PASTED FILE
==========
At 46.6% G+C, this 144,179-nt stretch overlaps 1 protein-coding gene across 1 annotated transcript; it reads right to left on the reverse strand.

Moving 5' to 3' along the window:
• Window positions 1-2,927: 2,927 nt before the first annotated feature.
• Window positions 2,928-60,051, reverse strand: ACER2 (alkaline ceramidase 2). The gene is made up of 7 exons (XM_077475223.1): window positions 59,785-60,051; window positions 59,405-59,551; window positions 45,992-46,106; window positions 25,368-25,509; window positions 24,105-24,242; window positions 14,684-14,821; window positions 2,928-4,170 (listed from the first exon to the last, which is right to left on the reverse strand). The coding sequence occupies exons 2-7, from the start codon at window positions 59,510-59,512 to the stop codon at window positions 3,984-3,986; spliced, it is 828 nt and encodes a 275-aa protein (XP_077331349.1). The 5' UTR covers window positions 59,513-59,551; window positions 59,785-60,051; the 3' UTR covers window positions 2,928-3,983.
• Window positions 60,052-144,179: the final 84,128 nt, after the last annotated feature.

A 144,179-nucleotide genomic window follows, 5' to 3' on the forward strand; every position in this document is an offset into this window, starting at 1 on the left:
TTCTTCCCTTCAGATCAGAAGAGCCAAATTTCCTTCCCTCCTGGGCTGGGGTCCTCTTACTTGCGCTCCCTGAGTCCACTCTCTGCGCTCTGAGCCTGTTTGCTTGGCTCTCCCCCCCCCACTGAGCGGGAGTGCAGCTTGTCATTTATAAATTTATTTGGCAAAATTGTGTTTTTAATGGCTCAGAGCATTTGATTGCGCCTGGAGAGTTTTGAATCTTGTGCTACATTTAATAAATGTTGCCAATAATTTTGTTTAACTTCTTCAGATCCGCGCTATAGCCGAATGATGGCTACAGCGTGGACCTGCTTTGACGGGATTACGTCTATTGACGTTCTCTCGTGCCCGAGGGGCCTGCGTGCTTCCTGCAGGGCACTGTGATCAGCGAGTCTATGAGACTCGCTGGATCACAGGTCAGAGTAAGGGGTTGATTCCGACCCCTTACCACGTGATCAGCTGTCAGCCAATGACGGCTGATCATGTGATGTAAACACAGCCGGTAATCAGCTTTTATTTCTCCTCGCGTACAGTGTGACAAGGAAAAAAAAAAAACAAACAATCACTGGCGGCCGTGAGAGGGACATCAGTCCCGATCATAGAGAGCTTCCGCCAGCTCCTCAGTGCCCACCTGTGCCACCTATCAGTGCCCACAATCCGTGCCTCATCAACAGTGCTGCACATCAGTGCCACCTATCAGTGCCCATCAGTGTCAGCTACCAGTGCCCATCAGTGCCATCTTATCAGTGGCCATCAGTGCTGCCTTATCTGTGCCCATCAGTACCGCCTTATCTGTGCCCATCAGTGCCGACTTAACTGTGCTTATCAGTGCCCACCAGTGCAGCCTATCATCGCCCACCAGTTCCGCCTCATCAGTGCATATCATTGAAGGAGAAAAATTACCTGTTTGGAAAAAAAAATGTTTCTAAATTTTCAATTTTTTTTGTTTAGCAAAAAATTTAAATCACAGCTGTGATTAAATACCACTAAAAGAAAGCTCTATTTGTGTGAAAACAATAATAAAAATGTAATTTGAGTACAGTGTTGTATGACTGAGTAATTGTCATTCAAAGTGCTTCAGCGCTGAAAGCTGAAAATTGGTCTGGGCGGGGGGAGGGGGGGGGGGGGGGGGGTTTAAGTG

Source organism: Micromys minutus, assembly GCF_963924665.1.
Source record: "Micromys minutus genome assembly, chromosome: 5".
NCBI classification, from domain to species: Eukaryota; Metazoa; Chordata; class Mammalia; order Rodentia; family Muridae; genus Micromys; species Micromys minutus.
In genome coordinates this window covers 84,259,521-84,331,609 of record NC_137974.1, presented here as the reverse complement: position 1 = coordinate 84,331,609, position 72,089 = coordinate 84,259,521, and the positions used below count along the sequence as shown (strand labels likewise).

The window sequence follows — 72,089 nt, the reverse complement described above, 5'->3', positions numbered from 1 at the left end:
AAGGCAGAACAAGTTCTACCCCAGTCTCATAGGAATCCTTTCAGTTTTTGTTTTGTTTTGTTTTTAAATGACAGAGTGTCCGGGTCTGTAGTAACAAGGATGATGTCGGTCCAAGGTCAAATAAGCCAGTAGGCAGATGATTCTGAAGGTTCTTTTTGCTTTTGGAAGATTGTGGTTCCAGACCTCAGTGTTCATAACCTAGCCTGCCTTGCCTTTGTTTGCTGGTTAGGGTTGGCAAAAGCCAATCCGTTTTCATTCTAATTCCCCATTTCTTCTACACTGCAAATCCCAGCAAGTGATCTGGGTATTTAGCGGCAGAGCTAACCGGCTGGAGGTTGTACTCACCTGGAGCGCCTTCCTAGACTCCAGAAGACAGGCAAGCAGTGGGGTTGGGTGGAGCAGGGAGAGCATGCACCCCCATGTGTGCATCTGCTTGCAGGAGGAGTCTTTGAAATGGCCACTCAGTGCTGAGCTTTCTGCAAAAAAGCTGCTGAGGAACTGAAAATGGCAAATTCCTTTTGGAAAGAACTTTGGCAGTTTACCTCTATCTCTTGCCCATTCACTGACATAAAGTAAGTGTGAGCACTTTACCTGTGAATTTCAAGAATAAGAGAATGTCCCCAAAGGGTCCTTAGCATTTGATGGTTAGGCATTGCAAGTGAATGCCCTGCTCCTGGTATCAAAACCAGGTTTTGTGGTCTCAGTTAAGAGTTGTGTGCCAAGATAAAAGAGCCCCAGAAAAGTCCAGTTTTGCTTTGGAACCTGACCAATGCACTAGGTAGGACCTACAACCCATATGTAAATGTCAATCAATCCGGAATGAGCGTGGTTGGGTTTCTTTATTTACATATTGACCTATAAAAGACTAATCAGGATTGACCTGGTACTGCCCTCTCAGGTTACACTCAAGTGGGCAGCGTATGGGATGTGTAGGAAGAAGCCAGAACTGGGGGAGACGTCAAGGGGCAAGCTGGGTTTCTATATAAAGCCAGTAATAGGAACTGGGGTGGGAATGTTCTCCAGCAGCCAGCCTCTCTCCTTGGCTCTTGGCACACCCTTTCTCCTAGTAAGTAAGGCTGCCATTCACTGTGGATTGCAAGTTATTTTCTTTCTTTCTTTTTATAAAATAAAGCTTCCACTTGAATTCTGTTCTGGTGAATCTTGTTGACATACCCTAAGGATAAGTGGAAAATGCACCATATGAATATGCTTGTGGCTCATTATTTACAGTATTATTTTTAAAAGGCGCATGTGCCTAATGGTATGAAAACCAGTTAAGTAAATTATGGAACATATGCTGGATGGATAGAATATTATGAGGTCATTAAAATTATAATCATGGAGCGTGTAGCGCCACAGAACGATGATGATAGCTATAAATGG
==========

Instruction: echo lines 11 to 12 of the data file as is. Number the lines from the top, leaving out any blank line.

In genome coordinates this window covers 84,259,521-84,331,609 of record NC_137974.1, presented here as the reverse complement: position 1 = coordinate 84,331,609, position 72,089 = coordinate 84,259,521, and the positions used below count along the sequence as shown (strand labels likewise).

The window sequence follows — 72,089 nt, the reverse complement described above, 5'->3', positions numbered from 1 at the left end: